You are a juror in the prosecution of a step-grandfather for lewd conduct with a minor, the minor being his eight or nine year old step-granddaughter, with whom he allegedly had genital-to-genital contact. The step-granddaughter has just testified to sexual molestation by her step-grandfather, including sexual intercourse, occurring on many occasions. Do you infer that the step-granddaughter could not possess the sexual knowledge that she possesses unless her step-granddaughter molested her?
According to the vast majority of courts, you do, and the widespread belief in this largely untested “sexual inference innocence theory” has led to the evisceration of the rape shield rule in many child molestation prosecutions. In his special concurrence in the recent opinion of the Court of Appeals of Idaho in State v. Molen, 2010 WL 90580 (Idaho.App. 2010), however, Judge David Gratton called into question this belief, and this post puts a spotlight on his opinion.
(a) Notwithstanding any other provision of law, in a criminal case in which a person is accused of a sex crime, reputation or opinion evidence of the past sexual behavior of an alleged victim of such sex crime is not admissible.
(b) Notwithstanding any other provision of law, in a criminal case in which a person is accused of a sex crime, evidence of a victim’s past sexual behavior other than reputation or opinion evidence is also not admissible, unless such evidence other than reputation or opinion evidence is–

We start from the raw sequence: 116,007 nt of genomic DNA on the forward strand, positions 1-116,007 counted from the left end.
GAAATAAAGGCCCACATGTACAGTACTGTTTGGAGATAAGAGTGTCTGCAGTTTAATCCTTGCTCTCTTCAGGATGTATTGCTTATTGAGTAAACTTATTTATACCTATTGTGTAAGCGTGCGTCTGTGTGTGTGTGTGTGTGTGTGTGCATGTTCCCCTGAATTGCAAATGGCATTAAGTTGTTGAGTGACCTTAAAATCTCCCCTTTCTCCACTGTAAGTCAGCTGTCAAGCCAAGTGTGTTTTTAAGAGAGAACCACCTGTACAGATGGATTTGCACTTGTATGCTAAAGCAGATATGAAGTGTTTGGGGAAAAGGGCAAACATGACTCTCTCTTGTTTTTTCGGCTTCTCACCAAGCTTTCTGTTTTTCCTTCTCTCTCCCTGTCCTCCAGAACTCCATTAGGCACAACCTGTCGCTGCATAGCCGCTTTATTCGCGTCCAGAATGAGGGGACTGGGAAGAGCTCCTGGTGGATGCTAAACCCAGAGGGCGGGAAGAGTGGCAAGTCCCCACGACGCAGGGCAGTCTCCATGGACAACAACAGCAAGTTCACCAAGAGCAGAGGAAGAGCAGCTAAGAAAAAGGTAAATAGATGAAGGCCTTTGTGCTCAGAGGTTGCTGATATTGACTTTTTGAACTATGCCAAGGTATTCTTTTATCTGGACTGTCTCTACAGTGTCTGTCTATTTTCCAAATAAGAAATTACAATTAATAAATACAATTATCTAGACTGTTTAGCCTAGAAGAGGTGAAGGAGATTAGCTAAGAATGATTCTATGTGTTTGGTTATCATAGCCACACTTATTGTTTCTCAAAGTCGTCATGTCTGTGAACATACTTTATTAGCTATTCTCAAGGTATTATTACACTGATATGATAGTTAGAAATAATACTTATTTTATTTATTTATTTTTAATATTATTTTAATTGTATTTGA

(1) admitted in accordance with subdivisions (c)(1) and (c)(2) and is constitutionally required to be admitted; or
(2) admitted in accordance with subdivision (c) and is evidence of–
(A) past sexual behavior with persons other than the accused, offered by the accused upon the issue of whether the accused was or was not, with respect to the alleged victim, the source of semen or injury; or
(B) past sexual behavior with the accused and is offered by the accused upon the issue of whether the alleged victim consented to the sexual behavior with respect to which the sex crime is alleged; or
(C) false allegations of sex crimes made at an earlier time; or
(D) sexual behavior with parties other than the accused which occurred at the time of the event giving rise to the sex crime charged.
The alleged victim in Molen was S.Z., and the defendant, Michael Molen, “filed a pretrial motion in limine seeking an advance ruling that the court would admit testimony by five family members who would say that S.Z.’s mother had exposed the child to graphic sexual conduct prior to the charged offense.” According to Molen,